As Canizares points out in his book, Walking with the Night people with the Santeria faith have both mother and father orisha. My divination indicated that Yemaya is my protectress, and benefactor. After enduring a large amount of suffering Yemaya asked the other orisha to bless me. The other orisha conceded and now give me their blessing as well. According to my divination, I have the benediction of all the orisha as well as the blessing from my ancestors. Possessed by Eleggua, Lazarus was able to see that I had already set an altar in my room, correctly describe my intestinal disorder, correctly recount my family history, and expose my fears. Lazarus threw the cowrie shells a countless number of times. After each throw he muttered something to his wife who wrote everything down. All communication was in Spanish. The whole experience was very unsettling, intriguing, and powerful. He told me that I am very spiritual and that I will enter the Santeria religion to become a powerful santero. My experience as a santero will solve my health problems and bring happiness to others. He returned to the orisha by telling me again the Yemaya looks out for me and so does Ochun. He ended the session by giving me instructions on how I must offer libations to these orisha. I will return to his advice, but first let me outline the history and mythology of Yemaya within Yoruba Ifa and Cuban Santeria.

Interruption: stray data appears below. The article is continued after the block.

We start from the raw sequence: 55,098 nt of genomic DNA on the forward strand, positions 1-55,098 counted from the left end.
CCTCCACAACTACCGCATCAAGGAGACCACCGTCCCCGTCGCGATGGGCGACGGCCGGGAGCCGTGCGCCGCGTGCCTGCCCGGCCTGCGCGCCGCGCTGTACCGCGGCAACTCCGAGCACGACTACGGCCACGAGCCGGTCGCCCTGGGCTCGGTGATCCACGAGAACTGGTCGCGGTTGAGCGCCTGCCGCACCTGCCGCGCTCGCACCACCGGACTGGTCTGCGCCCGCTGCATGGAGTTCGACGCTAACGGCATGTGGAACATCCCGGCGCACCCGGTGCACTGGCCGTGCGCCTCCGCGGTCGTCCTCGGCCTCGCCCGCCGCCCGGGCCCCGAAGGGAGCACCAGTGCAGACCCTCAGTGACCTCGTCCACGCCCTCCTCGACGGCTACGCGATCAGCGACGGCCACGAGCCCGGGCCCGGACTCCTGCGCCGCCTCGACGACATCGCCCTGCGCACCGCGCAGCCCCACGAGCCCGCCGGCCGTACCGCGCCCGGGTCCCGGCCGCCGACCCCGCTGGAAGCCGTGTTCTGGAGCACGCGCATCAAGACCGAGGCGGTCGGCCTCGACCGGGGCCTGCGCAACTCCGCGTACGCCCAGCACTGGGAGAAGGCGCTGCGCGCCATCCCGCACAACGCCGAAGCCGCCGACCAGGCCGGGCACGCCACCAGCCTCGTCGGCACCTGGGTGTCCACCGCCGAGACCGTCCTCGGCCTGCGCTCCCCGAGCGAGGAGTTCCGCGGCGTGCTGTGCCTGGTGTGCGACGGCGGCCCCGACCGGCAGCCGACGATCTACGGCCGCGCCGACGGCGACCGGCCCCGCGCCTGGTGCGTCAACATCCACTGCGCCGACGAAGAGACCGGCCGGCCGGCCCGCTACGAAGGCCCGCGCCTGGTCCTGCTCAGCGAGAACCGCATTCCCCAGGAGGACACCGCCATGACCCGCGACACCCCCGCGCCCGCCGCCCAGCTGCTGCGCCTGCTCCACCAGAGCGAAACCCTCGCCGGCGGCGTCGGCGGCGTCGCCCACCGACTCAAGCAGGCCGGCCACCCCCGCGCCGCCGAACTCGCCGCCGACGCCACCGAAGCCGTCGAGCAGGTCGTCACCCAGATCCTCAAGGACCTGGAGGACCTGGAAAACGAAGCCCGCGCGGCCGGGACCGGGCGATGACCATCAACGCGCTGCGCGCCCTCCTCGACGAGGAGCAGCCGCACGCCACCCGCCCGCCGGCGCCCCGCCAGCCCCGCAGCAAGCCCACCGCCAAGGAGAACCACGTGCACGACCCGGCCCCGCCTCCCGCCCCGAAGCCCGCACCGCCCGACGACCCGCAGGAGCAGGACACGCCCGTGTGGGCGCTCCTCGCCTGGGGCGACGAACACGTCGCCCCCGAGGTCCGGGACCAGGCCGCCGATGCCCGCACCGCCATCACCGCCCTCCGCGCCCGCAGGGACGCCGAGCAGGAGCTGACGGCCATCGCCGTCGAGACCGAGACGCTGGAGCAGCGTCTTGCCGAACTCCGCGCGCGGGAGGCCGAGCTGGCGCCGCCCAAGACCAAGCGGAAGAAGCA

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YEMAYA, YEMONJA, YEMANYA, IEMONJA